The most biodiverse place on earth, the Amazon rainforest teems with life. Thousands of tree species, 50,000 species of other plants, and hundreds of thousands of insects can be found throughout the forest habitats of the region. Although the magnitude and complexity of life in the Amazon makes a summary quite difficult, the following general characteristics can be usually be observed.
Moist forests of the Amazon basin are normally evergreen forests stratified with 3-4 layers of vegetation: under-story, sub-canopy, canopy, and occasionally the emergents layer. Emerging trees reach up to 50-60 meters high, above the canopy of the forest. The canopy layer averages 25-30 meters in height and forms a mass of continuous tree coverage. The sub-canopy is often dominated by palms, and contains trees that wait for light openings to reach into the canopy. The understory layer contains small trees and shrubs often with morpohological adaptations to survive in low light and chemical adaptations to protect against predators.
While tropical forests often seem quiet on the ground, the forest canopy buzzes with life. Amazon rainforest trees support hundreds of species of vines and epiphytes such as orchids, bromeliads, and mosses. More than plants, the canopy provides the structure for birds and arboreal animals such as sloths and monkeys. The most abundant life in the rainforest, however, are insects; studies find thousands of species in one hectare of tropical forest. One of the first estimates of the incredible diversity of the rainforest canopy was estimated in 1982 by Terry Erwin at the Smithsonian Institution research station in Panama.
Amazon forest soil
Unlike temperate soils, most tropical soils are extremely old and weathered, providing little nutrient input. Moreover, nutrients in the leaf litter are rapidly broken down and are taken up by the shallow plant roots close to the soil surface, or they are rapidly leached or washed off from the frequent rains.
Dense vegetation also leads to soil acidity, and high amounts of aluminum and iron that can be toxic to many plants and reduce the amount of available phosphorus, an important plant nutrient. Because of the age and highly weathered nature of many tropical soils, phosphorus is limited, making rainforest soils often incompatible with permanent agriculture. To manage these challenges, native peoples practiced shifting cultivation where agricultural plots were rotated with forest, as well as polyculture, with perennial crops.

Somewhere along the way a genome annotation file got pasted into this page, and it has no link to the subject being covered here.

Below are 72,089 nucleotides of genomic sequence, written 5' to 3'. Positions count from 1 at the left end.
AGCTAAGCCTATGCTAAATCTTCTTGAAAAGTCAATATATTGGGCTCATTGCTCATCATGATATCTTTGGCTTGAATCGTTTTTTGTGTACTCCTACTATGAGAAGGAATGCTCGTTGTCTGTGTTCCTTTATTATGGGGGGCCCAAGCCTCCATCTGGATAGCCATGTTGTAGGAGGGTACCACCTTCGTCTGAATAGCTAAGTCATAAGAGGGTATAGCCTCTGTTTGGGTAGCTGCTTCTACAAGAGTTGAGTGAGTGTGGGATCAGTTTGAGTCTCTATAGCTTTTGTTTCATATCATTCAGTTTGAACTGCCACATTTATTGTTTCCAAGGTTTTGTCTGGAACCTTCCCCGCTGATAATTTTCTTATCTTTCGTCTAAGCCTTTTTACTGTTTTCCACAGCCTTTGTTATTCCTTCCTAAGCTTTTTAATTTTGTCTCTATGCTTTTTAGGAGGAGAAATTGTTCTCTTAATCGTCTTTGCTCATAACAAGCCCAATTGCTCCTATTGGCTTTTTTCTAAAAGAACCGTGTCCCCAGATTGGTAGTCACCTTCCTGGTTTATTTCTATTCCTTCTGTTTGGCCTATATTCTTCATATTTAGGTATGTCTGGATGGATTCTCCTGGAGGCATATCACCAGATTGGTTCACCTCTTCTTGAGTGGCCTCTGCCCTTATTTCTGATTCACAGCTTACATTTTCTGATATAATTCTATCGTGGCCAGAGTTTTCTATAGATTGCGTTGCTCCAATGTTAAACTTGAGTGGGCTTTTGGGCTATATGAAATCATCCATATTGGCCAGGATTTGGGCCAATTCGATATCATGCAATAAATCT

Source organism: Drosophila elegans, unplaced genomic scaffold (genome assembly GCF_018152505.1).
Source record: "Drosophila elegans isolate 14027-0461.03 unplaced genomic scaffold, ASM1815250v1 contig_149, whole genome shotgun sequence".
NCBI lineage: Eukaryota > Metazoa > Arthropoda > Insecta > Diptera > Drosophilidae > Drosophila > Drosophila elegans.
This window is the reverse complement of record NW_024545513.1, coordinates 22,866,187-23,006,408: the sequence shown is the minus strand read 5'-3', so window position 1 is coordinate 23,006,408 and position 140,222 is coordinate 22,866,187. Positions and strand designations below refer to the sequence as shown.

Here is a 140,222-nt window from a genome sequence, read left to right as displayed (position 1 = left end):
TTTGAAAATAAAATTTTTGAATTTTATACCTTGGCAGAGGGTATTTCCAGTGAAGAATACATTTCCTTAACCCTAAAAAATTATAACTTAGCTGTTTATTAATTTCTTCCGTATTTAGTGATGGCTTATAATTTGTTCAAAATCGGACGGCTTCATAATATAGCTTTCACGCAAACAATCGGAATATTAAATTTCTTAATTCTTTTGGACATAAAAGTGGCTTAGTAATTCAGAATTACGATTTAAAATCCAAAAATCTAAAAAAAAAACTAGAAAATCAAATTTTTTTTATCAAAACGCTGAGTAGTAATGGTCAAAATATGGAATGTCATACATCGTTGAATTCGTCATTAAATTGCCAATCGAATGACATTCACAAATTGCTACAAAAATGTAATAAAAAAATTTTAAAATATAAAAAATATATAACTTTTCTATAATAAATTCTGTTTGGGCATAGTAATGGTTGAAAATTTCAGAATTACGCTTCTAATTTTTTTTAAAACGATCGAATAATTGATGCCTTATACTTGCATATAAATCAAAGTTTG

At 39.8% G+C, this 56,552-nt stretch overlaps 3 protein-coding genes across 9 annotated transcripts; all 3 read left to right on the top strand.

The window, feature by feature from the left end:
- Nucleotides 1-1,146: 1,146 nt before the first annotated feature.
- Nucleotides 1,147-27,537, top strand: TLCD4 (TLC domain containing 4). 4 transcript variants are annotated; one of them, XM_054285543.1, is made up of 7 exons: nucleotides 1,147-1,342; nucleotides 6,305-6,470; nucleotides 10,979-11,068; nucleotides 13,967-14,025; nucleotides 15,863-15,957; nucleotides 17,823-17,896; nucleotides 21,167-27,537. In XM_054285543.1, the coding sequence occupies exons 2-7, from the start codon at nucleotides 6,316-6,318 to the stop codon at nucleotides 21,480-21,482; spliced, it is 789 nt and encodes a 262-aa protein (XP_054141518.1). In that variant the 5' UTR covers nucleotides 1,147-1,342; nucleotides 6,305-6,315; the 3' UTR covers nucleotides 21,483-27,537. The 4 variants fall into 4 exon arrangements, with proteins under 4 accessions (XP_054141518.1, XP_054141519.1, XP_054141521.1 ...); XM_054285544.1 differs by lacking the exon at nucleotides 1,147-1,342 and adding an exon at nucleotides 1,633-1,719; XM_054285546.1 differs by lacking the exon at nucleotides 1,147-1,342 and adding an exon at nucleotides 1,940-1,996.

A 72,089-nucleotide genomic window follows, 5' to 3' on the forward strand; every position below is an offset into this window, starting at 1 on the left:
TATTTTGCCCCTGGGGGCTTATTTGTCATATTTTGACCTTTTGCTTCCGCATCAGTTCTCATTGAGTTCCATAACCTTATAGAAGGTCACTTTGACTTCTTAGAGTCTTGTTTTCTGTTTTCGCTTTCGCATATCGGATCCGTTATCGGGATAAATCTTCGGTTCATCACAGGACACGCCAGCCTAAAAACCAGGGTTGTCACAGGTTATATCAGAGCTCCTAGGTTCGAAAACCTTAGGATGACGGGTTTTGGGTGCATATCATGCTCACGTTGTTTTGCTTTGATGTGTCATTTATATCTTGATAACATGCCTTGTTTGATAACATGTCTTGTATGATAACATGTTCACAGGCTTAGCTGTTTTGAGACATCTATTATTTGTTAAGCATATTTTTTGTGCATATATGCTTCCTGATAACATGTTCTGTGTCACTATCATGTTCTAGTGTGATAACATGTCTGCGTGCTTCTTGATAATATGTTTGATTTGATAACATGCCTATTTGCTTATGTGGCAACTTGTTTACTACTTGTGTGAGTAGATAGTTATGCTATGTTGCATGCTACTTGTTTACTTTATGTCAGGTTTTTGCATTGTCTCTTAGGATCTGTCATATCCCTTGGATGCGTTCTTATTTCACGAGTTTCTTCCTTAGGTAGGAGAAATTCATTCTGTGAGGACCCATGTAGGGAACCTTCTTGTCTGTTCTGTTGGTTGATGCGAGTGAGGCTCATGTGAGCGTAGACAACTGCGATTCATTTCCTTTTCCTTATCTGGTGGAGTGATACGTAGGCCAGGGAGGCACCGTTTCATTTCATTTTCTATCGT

Rainforest trees are massive, not just in their canopy but also in their roots. Shallow and/or buttressed roots are common due to the fact that the majority of nutrients are found near the soil surface; buttresses also help with stability in wet soils. Many plants in tropical forests also have aerial roots, for example in strangler figs (Ficus spp.). Bark on tropical trees is usually smooth and thin, instead of the thick textured bark of dry or temperate forests. Smooth bark prevents epiphytes and lianas from growing on the tree surface, as well as reducing the risk of fungal infection. Leaves are often waxy with drip tips to shed excess water and prevent nutrient loss.
Other important plant adaptations include the myriad defenses against predators- the millions of herbivores waiting to devour plant leaves. Many tropical plants develop chemical defenses such as alkaloids (caffeine, nicotine), tannins, saponins, and other active compounds that protect the plant against insects, pathogens, and other animals. Another defense is latex, famous in rubber trees (Hevea spp.) and many other plants of the Euphorbiaceae and other families. Many other Amazon plants have mutualistic relationships with insects and other organisms for self-defense, such as providing habitat or food for biting ants, which in turn protect the plant against attack from herbivorous insects.
Forests of the Amazon rainforest are also home to a remarkable array of pollination and seed dispersal mechanisms. In the interior of the forest, especially in the understory, little wind is available to pollinate flowers and disperse seeds, so many plants have developed elaborate relationships with insects and other animals. Various flower types exhibit colors, aromas, and nectar rewards to attract pollinators such as bees, butterflies, moths, and hummingbirds. Plants have also evolved to create edible fruits and seed covers to facilitate dispersal with rainforest animals such as ants, toucans, bats, and agoutis. Characteristics of rainforest plants and seed dispersal form the basis of the density dependence theory of ecology, where plants evolve traits to disperse their seed and ensure greater survival farther away from the mother plant. Interestingly, these characteristics, as well as the frequent mild disturbance of events such as treefalls are thought to be one of the major factors leading to the great biodiversity of tropical rainforests. A recent study by Yale researcher Simon Queenborough indicates the impact of micro level disturbances from palm fronds and peccaries on plant communities in the Ecuadorian Amazon.
Basset, Y., Cizek, L., Cuénoud, P., Didham, R. K., Guilhaumon, F., Missa, O., … & Leponce, M. (2012). Arthropod diversity in a tropical forest. Science, 338(6113), 1481-1484.
Connell, J.H. (1978). Diversity in Tropical Rain Forests and Coral Reefs. Science, 1302-1310.
Gentry, A. H., & Dodson, C. (1987). Contribution of nontrees to species richness of a tropical rain forest. Biotropica, 149-156.
Queenborough, S.A., Metz, M.R., Wiegand, T. & Valencia, R. (2012).Palms, peccaries and perturbations: widespread effects of small-scale disturbance in tropical forests. BMC Ecology, 12:3.